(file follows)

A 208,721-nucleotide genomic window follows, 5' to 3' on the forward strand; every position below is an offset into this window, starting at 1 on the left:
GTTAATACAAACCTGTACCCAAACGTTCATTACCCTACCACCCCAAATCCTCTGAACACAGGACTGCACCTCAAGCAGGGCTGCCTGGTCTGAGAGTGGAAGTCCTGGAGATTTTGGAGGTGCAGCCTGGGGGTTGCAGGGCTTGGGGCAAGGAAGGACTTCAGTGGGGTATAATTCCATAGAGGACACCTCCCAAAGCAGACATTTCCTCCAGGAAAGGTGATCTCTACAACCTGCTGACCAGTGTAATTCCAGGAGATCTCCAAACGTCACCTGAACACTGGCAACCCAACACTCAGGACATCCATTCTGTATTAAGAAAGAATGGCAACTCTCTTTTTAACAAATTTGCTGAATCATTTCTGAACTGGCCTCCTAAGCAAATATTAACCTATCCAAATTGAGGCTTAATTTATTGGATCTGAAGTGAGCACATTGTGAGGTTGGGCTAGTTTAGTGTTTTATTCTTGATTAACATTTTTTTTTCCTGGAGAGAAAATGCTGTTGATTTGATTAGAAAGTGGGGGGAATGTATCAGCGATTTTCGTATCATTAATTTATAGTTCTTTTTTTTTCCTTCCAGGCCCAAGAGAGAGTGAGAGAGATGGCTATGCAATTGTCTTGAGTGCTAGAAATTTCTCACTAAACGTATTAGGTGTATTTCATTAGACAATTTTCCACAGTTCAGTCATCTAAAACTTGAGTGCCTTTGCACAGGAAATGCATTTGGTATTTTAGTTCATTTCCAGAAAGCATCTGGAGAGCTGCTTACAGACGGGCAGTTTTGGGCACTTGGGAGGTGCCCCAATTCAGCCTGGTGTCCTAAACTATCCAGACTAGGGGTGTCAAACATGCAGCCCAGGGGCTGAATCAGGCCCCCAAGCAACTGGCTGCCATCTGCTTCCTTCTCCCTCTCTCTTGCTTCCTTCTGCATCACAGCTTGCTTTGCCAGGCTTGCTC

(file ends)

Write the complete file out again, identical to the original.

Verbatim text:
A 208,721-nucleotide genomic window follows, 5' to 3' on the forward strand; every position below is an offset into this window, starting at 1 on the left:
GTTAATACAAACCTGTACCCAAACGTTCATTACCCTACCACCCCAAATCCTCTGAACACAGGACTGCACCTCAAGCAGGGCTGCCTGGTCTGAGAGTGGAAGTCCTGGAGATTTTGGAGGTGCAGCCTGGGGGTTGCAGGGCTTGGGGCAAGGAAGGACTTCAGTGGGGTATAATTCCATAGAGGACACCTCCCAAAGCAGACATTTCCTCCAGGAAAGGTGATCTCTACAACCTGCTGACCAGTGTAATTCCAGGAGATCTCCAAACGTCACCTGAACACTGGCAACCCAACACTCAGGACATCCATTCTGTATTAAGAAAGAATGGCAACTCTCTTTTTAACAAATTTGCTGAATCATTTCTGAACTGGCCTCCTAAGCAAATATTAACCTATCCAAATTGAGGCTTAATTTATTGGATCTGAAGTGAGCACATTGTGAGGTTGGGCTAGTTTAGTGTTTTATTCTTGATTAACATTTTTTTTTCCTGGAGAGAAAATGCTGTTGATTTGATTAGAAAGTGGGGGGAATGTATCAGCGATTTTCGTATCATTAATTTATAGTTCTTTTTTTTTCCTTCCAGGCCCAAGAGAGAGTGAGAGAGATGGCTATGCAATTGTCTTGAGTGCTAGAAATTTCTCACTAAACGTATTAGGTGTATTTCATTAGACAATTTTCCACAGTTCAGTCATCTAAAACTTGAGTGCCTTTGCACAGGAAATGCATTTGGTATTTTAGTTCATTTCCAGAAAGCATCTGGAGAGCTGCTTACAGACGGGCAGTTTTGGGCACTTGGGAGGTGCCCCAATTCAGCCTGGTGTCCTAAACTATCCAGACTAGGGGTGTCAAACATGCAGCCCAGGGGCTGAATCAGGCCCCCAAGCAACTGGCTGCCATCTGCTTCCTTCTCCCTCTCTCTTGCTTCCTTCTGCATCACAGCTTGCTTTGCCAGGCTTGCTC